The first few hours of Team Ninja’s Nioh are excruciating, to say the least. Death is an unavoidable friend that you will encounter again and again as you journey through the game. Clearly aiming for the same market as Dark Souls or Bloodborne, Nioh has a lot of similarities to the latter in terms of difficulty and game mechanics.
While the gameplay is incredibly gripping and consistently engaging, Nioh’s storyline is somewhat average and filled with forgettable characters. Set in Japan during the 1600s, the player takes on the role of a blonde-haired western sailor named William, who is in pursuit of an enemy. When he arrives in Japan after completing the first mission and defeating Boss Onryoki (Demon), William is enlisted by Hattori Masanari, servant to Tokugawa Leyasu, in defeating Yōkai (Demons) that are flourishing in the chaos of war. While the dull fantasy storyline does not take away from the great experience of the game, the real draw of Nioh is its gameplay.
The fast-paced combat action is difficult to understand at first, as the combat system is deeply layered. Once the player has about 10 hours of game time, you will be well on your way to becoming a master samurai or ninja, depending on your character build. Over time, the combat begins to feel deeper, faster and more rewarding. It’s the type of game that will break you down before it lifts you up again. It’s genuinely soul-crushing.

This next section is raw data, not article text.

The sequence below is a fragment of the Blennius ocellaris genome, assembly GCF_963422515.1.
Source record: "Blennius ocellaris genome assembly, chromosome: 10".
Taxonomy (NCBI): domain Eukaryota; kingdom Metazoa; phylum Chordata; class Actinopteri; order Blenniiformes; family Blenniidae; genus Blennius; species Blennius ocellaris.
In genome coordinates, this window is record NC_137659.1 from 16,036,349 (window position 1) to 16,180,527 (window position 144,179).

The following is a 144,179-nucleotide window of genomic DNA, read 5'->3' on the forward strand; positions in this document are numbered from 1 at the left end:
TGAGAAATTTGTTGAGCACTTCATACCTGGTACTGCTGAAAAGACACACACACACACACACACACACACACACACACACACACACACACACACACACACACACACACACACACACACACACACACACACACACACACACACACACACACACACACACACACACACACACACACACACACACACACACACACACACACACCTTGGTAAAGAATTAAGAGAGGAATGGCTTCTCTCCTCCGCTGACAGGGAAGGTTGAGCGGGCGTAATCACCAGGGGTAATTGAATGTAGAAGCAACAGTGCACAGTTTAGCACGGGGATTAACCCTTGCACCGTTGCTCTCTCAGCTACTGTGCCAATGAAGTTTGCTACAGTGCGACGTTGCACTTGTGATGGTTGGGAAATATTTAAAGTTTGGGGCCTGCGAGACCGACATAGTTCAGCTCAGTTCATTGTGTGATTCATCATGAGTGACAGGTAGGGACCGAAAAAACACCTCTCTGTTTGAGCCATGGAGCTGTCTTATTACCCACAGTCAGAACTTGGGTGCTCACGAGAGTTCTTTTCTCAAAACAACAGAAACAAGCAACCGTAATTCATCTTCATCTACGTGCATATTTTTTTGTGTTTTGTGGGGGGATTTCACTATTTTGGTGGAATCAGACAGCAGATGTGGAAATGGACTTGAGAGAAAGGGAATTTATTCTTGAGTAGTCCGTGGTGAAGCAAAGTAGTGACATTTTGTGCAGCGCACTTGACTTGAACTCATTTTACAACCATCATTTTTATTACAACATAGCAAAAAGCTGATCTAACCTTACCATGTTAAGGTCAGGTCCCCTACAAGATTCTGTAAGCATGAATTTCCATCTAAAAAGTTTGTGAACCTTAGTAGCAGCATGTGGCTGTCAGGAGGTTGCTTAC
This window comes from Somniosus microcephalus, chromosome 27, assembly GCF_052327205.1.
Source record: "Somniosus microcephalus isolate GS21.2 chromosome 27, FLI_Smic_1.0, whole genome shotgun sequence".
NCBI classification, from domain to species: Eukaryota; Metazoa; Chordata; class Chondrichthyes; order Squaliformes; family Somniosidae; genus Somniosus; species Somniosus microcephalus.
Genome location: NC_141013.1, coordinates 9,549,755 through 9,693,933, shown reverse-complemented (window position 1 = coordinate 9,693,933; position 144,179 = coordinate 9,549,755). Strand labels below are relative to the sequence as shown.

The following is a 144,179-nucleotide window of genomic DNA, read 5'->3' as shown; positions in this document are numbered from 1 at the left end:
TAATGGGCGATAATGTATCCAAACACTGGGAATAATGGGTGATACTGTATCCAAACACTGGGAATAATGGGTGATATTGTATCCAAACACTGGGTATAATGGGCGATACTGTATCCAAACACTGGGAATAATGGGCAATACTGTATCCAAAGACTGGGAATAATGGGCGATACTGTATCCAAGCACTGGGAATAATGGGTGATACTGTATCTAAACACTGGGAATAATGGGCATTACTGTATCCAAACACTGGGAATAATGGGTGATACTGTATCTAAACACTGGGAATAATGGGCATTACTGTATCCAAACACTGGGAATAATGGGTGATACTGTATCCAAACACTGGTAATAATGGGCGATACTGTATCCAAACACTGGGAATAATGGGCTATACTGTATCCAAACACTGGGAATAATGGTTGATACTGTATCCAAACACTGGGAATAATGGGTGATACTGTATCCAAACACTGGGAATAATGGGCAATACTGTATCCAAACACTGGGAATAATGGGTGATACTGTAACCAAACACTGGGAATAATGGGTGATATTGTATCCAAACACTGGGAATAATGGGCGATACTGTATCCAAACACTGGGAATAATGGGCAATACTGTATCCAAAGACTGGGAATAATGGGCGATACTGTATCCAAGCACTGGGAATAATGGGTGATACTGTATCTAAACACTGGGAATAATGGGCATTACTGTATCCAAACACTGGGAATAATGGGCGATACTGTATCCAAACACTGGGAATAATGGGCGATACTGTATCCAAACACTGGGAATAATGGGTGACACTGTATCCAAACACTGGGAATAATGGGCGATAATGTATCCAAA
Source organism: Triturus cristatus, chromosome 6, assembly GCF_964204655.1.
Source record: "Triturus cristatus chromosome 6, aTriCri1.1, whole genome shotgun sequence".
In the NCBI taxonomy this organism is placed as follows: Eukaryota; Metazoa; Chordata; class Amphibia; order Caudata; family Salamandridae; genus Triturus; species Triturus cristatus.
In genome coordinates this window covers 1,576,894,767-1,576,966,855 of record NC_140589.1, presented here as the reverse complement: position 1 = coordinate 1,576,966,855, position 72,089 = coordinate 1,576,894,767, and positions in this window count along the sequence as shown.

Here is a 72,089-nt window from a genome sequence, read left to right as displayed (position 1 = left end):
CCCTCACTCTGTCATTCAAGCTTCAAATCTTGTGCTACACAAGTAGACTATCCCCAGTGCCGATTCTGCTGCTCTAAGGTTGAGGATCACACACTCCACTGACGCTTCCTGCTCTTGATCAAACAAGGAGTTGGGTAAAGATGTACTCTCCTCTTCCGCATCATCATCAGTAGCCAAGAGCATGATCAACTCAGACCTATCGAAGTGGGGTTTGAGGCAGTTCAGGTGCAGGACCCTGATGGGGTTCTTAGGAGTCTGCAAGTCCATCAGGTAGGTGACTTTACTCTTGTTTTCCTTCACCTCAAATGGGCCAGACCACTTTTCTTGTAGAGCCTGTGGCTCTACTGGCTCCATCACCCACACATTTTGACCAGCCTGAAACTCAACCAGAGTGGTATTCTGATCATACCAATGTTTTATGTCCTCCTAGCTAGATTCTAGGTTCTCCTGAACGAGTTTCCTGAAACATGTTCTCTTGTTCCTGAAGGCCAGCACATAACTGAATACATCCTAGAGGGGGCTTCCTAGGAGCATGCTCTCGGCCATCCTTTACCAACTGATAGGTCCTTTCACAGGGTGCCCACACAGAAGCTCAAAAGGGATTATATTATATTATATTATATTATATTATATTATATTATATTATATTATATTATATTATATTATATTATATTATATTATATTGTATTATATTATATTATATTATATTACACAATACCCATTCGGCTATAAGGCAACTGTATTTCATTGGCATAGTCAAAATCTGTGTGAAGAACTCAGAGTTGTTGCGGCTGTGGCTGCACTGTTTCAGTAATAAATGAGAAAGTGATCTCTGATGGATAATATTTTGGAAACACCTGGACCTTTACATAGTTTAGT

Besides being smart about building a character that suits your playing style, you will also have to think about a few more things when slaying demons. Managing your KI (stamina) during a fight is the single most important rule to follow or you will die every time, even against weaker enemies. Hacking away at enemies never works. Timing is also vital to dodging and countering enemy attacks. Make the AI commit to an attack, dodge and make them pay. Learn from your enemy and remember what their attack patterns are so that you can counter or flee from their attack before the time.
The hard-as-nails boss fights are always thrilling and are guaranteed to get any gamer’s adrenaline going. The complicated enemies and dark well-designed levels look and feel good. With well-timed animations, everything about Nioh feels and plays well.
While the game is extremely demanding, it is also rewarding. If you are tough enough to die a ridiculous amount times and not give up, you will soon find a playing style that suits you. You will also start to get used to the different kinds of enemies and weapons that are available in the game. There are lots of secrets to discover and many ways to complete missions.
Even though Nioh has taken considerable inspiration from Dark Souls, it adds enough nuance and depth to the formula to separate itself from the competition. It’s much more than a clone. It is actually a fresh one of a kind fantasy RPG that could possibly be the start of a really great franchise. In fact, it surpasses expectations.
Completing Nioh in its entirety could take about 80 to 100 hours of game time. That said, it is totally worth your time. Nioh is something special.